- After three years of representation, we obtained asylum for our client, a native of Cameroon. Our client is now in the process of applying to bring his wife and three children — whom he has not seen since September 2007 — to the United States. Our client was repeatedly beaten, tortured, and detained in Cameroon for his political beliefs. After fleeing Cameroon for Belgium, he came to the United States where he began his pursuit for asylum. The court found that our client was credible and had met his burden to show that asylum was warranted. The government has indicated that it will not appeal.
Our Pro Bono Committee
Our firm’s Pro Bono Committee, headed by Anne Lockner, helps our attorneys find opportunities for pro bono work. The committee monitors the nature and extent of our pro bono services offered to the community, recognizes the many individuals who volunteer for pro bono work, and provides formal supervision and training for our firm lawyers.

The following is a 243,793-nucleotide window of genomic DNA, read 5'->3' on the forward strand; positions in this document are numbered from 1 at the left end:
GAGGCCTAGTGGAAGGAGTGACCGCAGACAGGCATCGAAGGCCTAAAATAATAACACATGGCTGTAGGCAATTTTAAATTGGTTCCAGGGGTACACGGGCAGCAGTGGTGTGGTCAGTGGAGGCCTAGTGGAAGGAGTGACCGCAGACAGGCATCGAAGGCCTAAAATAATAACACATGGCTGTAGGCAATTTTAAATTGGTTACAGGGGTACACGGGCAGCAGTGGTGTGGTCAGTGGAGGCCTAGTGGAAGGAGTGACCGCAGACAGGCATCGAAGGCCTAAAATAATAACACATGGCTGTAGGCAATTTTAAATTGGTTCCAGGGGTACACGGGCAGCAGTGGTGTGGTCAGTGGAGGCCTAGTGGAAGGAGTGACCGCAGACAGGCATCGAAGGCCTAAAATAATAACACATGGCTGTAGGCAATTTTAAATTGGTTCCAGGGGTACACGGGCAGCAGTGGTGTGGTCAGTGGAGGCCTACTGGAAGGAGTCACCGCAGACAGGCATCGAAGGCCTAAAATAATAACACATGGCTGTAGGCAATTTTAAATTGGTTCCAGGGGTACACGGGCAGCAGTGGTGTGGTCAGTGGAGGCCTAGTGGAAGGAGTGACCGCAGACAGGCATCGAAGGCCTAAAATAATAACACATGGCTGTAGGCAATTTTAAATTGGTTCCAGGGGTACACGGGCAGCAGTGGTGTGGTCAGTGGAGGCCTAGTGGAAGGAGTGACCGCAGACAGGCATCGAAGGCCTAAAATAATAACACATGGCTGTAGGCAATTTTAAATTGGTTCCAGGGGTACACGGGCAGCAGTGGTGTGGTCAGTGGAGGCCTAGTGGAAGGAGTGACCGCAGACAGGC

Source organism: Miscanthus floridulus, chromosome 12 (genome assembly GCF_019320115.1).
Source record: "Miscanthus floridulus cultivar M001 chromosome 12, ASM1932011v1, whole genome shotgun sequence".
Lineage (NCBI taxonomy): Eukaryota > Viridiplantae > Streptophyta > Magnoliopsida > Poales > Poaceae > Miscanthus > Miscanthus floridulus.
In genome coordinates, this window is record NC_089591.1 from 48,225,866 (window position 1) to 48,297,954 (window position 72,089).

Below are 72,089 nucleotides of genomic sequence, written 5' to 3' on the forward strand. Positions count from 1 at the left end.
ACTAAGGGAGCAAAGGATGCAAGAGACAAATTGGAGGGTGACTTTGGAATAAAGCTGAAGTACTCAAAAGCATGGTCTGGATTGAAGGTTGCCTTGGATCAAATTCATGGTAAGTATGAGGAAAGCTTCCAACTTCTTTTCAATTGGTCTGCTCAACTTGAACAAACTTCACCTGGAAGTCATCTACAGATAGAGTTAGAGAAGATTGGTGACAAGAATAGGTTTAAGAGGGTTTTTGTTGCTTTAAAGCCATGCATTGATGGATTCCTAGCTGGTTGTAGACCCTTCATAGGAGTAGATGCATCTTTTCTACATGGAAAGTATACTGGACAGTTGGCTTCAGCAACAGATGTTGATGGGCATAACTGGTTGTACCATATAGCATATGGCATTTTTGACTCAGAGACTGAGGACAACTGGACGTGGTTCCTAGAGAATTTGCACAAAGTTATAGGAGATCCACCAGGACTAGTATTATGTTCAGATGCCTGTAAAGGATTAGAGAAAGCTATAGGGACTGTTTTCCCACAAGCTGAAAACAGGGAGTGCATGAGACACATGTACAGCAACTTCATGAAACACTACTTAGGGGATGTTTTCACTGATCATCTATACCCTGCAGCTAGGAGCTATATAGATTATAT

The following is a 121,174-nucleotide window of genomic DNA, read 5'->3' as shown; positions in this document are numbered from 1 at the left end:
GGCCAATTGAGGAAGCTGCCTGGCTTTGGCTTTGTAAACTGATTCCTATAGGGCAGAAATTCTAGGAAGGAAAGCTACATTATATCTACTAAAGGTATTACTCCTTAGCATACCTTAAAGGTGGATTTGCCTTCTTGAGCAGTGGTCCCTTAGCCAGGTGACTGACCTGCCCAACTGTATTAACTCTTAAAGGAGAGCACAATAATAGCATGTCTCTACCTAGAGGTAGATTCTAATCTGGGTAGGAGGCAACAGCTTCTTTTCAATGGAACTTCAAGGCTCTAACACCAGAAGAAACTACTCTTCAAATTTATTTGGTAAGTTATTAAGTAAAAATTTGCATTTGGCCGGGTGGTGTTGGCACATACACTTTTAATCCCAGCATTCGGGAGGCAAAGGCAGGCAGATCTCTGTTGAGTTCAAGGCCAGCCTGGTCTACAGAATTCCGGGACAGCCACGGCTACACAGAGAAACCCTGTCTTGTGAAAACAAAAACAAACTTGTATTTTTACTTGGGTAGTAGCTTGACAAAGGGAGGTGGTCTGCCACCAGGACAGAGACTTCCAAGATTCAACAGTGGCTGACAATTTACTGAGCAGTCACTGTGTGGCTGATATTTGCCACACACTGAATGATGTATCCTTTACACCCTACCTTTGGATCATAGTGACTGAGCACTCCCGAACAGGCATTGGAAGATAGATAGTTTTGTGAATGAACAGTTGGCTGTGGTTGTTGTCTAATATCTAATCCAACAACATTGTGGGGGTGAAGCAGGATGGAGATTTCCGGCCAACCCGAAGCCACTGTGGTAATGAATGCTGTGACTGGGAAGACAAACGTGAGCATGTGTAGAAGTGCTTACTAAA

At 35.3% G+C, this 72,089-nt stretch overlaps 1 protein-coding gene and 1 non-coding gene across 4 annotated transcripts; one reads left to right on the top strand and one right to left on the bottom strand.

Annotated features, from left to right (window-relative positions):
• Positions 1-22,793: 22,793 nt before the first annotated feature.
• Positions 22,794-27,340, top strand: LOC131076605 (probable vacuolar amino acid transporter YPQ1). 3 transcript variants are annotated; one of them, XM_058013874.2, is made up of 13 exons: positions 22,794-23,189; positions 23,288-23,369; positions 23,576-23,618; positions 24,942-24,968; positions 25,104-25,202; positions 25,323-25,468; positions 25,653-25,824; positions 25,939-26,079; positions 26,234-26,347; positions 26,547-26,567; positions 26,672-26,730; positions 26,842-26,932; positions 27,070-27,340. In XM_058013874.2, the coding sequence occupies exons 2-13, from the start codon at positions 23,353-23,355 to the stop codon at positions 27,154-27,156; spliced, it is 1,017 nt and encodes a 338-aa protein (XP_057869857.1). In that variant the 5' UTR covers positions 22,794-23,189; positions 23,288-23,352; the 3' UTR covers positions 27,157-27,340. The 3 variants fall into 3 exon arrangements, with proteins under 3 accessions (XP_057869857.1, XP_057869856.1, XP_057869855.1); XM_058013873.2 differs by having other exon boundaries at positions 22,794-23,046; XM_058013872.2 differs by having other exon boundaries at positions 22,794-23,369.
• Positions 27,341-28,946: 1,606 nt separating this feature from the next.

Youth Law Initiative
The Youth Law Initiative is our firm-wide pro bono project devoted to safeguarding the legal rights of children and teens. Children can be victims of abuse, homelessness, neglect, or simply be facing a system they do not understand. They are often unrepresented when facing dramatic changes in their lives. Through the Youth Law Initiative, our attorneys work to ensure the legal protection of children and teens while striving to protect their rights and dignity. Each office focuses on the needs of youth in their community.
Working with the Atlanta Volunteer Lawyers Foundation, attorneys in the Atlanta office represented four pregnant teenagers in the judicial bypass process during 2011. Georgia, like most other states, requires parental notification or consent if a pregnant minor decides to terminate her pregnancy. Pursuant to Supreme Court precedent, Georgia law provides that this requirement may be waived through a judicial finding that the minor is mature enough to make the decision or if it would not be in the minor’s best interest to tell her parent. These cases included that of an immigrant teenager living with relatives who became pregnant as the result of rape. She was afraid that if her parents were notified of the rape and pregnancy, they would insist that she leave the United States and return to her home country. She planned to go to college in the United States and did not want her education and dreams derailed. Our attorneys counseled her on the judicial bypass process and the client testified in juvenile court, where her petition was granted.